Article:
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National Energy Board cancels first day of Energy East hearings after protests

The federal regulatory body will try to resume proceedings Tuesday after protests against TransCanada’s pipeline project


 
A demonstrator is taken away after disrupting the National Energy Board public hearing into the proposed $15.7-billion Energy East pipeline project proposed by TransCanada Monday, August 29, 2016 in Montreal. (Paul Chiasson/CP)

A demonstrator is taken away after disrupting the National Energy Board public hearing into the proposed $15.7-billion Energy East pipeline project proposed by TransCanada Monday, August 29, 2016 in Montreal. (Paul Chiasson/CP)

MONTREAL – Protesters chanting anti-pipeline slogans forced the cancellation Monday of the first day of hearings in Montreal into TransCanada’s Energy East project.

The head of the hearings for the National Energy Board said the federal regulatory body will try to resume proceedings Tuesday.

“TransCanada will not pass,” screamed one protester as police dragged him away from a downtown conference room.

Police made three arrests. Two men aged 35 and 44 were charged with assaulting a police officer and with obstruction of justice, while a 29-year-old woman was charged with obstruction of justice.

The 35-year-old man remained detained as of early Monday afternoon, while the two others were released.

Montreal Mayor Denis Coderre, along with the mayor of nearby Laval and other municipal representatives, walked out of the hearings not long after the demonstrators charged in.

Coderre was the first person scheduled to give testimony Monday but chose instead to leave, calling the protests a “masquerade.”

He and many provincial politicians and First Nations groups oppose TransCanada’s project to transport crude oil from Alberta to New Brunswick.

“There are too many problems we are witnessing to accept the project,” Coderre told reporters after he decided to leave Monday’s hearings.

“We’re saying the project (TransCanada) presented is wrong, it’s bad and we don’t have the answers. And frankly one of the main issues is contingency plans, everything regarding safety.”

Coderre asked last week for the hearings to be suspended after media reports revealed that two of the three NEB commissioners overseeing the review process met former Quebec premier Jean Charest, who was at the time a lobbyist for TransCanada (TSX:TRP).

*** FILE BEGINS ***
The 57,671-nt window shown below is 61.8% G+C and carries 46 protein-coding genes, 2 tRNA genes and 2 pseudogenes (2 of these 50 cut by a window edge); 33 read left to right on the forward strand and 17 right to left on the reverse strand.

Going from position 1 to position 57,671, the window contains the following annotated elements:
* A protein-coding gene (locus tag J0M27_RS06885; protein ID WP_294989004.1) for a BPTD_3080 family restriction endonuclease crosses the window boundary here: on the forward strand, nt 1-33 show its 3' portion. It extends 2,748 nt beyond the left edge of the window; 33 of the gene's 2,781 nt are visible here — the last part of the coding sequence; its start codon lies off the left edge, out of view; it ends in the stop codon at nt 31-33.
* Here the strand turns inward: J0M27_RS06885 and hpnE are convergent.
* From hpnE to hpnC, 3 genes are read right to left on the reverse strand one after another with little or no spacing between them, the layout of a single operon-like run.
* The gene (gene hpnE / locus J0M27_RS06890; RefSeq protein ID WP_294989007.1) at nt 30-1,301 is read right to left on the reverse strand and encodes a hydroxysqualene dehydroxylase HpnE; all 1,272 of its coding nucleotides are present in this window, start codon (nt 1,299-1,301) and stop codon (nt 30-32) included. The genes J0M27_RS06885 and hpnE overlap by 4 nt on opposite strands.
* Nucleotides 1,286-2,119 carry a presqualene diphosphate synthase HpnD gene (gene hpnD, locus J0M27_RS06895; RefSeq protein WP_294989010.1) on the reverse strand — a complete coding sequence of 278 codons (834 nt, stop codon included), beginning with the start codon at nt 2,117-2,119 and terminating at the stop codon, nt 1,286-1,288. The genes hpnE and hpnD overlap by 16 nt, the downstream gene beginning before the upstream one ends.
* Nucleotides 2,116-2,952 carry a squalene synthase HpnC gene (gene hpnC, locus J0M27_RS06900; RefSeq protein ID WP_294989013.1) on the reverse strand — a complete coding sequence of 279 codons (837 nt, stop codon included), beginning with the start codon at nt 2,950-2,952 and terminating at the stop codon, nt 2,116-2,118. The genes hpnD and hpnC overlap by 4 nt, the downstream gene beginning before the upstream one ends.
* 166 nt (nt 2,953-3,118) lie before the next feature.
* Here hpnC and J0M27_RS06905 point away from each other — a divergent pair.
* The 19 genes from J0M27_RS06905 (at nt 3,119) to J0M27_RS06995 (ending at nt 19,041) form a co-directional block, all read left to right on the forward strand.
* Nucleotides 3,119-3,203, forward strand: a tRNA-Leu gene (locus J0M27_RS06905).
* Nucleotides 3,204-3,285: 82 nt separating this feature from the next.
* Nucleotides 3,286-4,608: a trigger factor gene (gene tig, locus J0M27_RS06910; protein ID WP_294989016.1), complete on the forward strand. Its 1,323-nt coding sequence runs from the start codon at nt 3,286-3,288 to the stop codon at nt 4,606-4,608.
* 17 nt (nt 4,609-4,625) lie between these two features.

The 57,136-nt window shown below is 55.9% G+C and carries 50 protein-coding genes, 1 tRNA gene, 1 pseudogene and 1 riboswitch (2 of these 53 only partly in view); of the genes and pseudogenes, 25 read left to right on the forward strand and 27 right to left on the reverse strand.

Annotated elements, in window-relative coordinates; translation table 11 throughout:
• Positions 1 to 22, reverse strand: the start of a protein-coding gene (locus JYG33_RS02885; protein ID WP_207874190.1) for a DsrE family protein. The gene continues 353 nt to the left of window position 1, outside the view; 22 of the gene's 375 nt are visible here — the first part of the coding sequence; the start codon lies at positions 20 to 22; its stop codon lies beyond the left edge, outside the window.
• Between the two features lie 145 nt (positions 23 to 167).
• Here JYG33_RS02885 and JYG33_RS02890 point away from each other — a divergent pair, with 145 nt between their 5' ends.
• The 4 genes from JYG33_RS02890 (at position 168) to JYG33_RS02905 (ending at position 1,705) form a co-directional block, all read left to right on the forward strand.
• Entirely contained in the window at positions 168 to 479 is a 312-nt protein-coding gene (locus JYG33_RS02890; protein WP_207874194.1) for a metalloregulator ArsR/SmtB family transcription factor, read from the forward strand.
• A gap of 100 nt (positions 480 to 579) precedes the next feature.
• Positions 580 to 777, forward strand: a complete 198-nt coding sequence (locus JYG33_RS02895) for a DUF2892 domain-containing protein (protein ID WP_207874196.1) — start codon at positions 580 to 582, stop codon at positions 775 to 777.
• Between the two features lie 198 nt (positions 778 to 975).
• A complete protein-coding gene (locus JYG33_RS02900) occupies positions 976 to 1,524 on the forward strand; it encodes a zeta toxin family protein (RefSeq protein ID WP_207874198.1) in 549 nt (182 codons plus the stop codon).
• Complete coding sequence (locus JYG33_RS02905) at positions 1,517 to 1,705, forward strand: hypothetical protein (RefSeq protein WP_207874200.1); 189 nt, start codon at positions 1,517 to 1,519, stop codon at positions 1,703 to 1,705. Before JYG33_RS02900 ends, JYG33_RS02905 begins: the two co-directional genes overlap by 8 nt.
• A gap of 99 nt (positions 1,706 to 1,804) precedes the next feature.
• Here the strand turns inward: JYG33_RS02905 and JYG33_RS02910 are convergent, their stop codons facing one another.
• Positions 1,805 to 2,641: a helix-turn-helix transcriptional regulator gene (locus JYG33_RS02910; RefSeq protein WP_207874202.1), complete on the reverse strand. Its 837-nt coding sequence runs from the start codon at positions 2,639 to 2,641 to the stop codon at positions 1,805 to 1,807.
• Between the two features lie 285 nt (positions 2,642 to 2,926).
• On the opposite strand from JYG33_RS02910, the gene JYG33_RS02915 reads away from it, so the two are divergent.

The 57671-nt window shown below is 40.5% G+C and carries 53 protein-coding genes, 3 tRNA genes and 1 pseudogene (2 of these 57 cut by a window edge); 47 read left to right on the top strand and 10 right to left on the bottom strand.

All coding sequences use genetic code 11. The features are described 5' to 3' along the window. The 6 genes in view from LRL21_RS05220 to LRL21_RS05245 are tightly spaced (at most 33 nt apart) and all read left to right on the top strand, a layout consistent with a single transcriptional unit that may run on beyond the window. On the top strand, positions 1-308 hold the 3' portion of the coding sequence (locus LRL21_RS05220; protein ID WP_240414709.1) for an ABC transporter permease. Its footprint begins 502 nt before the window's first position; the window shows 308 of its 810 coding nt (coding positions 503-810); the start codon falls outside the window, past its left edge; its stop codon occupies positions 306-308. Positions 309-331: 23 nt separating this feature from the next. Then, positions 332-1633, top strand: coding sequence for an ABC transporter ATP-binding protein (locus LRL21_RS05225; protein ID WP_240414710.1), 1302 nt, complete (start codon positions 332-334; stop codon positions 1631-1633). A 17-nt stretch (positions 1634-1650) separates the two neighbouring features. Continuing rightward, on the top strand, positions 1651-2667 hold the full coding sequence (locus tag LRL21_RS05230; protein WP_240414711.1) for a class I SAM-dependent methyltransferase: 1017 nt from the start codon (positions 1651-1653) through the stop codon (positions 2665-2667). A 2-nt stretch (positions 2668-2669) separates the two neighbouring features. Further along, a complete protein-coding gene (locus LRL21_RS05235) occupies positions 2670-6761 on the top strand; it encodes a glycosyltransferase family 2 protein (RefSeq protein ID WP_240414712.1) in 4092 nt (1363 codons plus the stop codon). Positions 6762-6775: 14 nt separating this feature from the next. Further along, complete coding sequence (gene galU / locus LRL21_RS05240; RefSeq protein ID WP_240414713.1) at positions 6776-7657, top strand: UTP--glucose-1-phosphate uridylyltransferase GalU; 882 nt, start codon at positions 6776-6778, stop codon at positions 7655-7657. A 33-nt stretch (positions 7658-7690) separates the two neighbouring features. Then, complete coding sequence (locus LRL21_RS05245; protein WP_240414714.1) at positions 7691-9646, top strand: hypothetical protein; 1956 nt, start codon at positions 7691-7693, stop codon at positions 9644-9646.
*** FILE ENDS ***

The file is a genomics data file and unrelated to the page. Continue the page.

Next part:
He said he wasn’t calling for the commissioners to resign, but that there was a perception of bias.

Nonetheless, Coderre said it was important for him to give testimony in order for the NEB and the rest of the country to appreciate the concerns of local citizens.

One of the anti-pipeline protesters, Kristian Gareau, entered the room and started chanting and clapping with the other protesters.

He said the entire NEB process is illegitimate because two of the commissioners had met with Charest.

“There is a perception of bias,” said Gareau, 36. “These two commissioners are part of this democratic institution, which has the sweeping power of a federal court.

“So a judge cannot go and meet with people in a back room. It just shows this smug elite privilege which is completely unacceptable.”

The hearings are set for this week in Montreal before moving to Quebec City the week of Oct. 3.


 

National Energy Board cancels first day of Energy East hearings after protests

  1. The NEB’s commission as described by the NEB itself is to answer questions about the energy east application but then precludes any discussion of presentations made by TransCanada via Mr. Charest – in other words, a significant portion of the application is secret and the NEB intends to keep it that way. In the bigger picture, the NEB composition has shifted somewhat to include forms of energy other than fossil fuels but still lacks any expertise in electrical transmission and distribution, energy storage, energy efficiency, rail transport, water resource management and especially emergency response measures. Based on the evidence, i.e. numerous spills, gas releases, slow detection and slothful mitigation, one should be more than a little skeptical of the NEB’s judgement.

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